The Center for Law, Health and Society represents the culmination of research, educational and community outreach initiatives developed in the health law field at Georgia State University. For more information about the center, visit clhs.law.gsu.edu.


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Prof. Lytton Quoted in the LA Times on Privacy Concerns Behind Apple’s Refusal to Hack Into iPhone of San Bernardino Shooter

lytton finalSince December’s mass shooting in San Bernardino, California, federal investigators have been pressuring Apple to write a code that would hack the iPhone that belonged to one of the deceased shooters. The government has an interest in unlocking the phone’s passcode, believing there to be possible intelligence of ISIS or clues to finding additional terrorists. The concern for privacy rights and autonomy has fueled the argument against Apple creating the hack code, however. As Ted Olsen, Apple’s attorney, argues, demanding the company to recreate a code, effectively “changing” its product, surpasses the line and opens the door to invading in others’ privacy.

The Los Angeles Times quoted Professor Timothy Lytton in its Feb. 23 article “Car Makers Had to Install Air Bags; Shouldn’t Apple Have to Hack Its iPhone?”  Professor Lytton explained that “Apple is arguing that the cellphone is a private space and that the user’s privacy would be infringed.” He furthered argued that “[t]he government is asking for a modification of a product that implicates an important right. Your phone is a private sphere of substance, just like your bedroom.”

Timothy D. Lytton is a Distinguished University Professor and Professor of Law at Georgia State University College of Law and a member of the Center for Law, Health & Society.  His expertise is in the public policy implications of tort litigation. Lytton is the editor of Suing the Gun Industry: A Battle at the Crossroads of Gun Control and Mass Torts (2005).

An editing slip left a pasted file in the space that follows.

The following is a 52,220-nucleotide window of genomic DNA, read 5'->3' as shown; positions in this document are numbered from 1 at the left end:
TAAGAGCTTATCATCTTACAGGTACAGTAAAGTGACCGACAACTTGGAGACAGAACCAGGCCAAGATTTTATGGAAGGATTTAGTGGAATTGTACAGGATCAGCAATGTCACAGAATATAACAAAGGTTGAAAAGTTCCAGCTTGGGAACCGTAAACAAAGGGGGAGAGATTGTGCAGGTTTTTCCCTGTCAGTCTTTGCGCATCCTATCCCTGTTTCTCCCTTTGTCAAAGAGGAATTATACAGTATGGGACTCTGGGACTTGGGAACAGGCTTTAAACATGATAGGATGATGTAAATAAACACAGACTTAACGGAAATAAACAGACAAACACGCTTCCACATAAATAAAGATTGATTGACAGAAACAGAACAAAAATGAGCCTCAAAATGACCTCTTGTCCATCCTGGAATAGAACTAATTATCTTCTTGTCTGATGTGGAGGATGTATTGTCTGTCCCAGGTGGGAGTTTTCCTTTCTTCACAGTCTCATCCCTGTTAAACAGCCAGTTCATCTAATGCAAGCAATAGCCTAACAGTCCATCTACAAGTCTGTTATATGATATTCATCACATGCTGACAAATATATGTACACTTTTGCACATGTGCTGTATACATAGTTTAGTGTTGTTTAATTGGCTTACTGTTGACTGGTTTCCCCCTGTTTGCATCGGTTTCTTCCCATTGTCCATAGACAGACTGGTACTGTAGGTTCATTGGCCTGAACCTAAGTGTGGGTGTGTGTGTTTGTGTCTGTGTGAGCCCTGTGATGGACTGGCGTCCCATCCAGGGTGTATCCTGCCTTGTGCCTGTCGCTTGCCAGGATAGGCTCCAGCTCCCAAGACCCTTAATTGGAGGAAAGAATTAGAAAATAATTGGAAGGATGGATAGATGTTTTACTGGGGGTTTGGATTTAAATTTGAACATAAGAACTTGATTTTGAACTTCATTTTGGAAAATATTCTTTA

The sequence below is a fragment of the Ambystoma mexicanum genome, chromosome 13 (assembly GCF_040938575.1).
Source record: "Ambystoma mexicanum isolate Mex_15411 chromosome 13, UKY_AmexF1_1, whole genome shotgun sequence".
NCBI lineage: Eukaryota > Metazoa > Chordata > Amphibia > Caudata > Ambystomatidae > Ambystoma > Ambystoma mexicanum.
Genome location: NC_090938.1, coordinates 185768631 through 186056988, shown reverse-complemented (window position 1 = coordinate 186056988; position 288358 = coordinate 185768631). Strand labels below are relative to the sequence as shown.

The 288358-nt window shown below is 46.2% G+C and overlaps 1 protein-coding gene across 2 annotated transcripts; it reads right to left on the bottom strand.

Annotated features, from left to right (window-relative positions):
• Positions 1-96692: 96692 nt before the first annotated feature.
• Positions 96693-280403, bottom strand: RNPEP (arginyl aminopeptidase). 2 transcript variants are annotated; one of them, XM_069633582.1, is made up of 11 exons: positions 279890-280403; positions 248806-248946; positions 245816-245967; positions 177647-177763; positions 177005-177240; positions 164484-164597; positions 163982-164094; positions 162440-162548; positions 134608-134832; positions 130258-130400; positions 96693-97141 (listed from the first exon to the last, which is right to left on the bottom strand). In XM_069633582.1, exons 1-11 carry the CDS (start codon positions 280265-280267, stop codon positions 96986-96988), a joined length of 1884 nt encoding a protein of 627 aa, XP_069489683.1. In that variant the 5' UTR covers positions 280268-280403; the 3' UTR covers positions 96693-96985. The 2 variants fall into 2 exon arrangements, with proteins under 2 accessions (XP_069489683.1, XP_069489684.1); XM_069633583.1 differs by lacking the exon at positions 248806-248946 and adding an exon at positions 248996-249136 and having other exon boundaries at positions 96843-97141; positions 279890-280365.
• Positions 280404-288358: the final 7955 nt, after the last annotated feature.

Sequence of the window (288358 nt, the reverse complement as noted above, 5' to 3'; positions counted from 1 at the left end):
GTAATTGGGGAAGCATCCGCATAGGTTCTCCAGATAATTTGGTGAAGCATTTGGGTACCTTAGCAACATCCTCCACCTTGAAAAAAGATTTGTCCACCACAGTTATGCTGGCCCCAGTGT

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Prof. Lytton quoted on California ballot initiative in wake of San Bernadino massacre

lytton finalOn December 2, 14 county health department employees were killed and 21 were injured when co-worker Siyed Farook and his wife Tashfeen Malik opened fire at a government social services center in San Bernardino, California, in what is now being considered a terrorist attack and is the largest act of gun violence since the killings at Sandy Hook Elementary in Newtown, Connecticut three years ago. The suspects, who later died in a shootout with law enforcement, were armed with assault rifles semi-automatic handguns and 1600 rounds of ammunition. An investigation of their home found an arsenal of weapons. Recently a ballot initiative was introduced in California to require background checks and permits to purchase ammunition, similar to gun sales. In the article “California ballot initiative aims to make it harder to acquire ammunition,” for The Guardian, Professor Timothy Lytton discusses the potential hurtles that may need to be overcome for this ballot initiative to be successful.

Timothy D. Lytton is a Distinguished University Professor and Professor of Law at Georgia State University College of Law and a member of the Center for Law, Health & Society.  His expertise is in the public policy implications of tort litigation. Lytton is the editor of Suing the Gun Industry: A Battle at the Crossroads of Gun Control and Mass Torts (2005).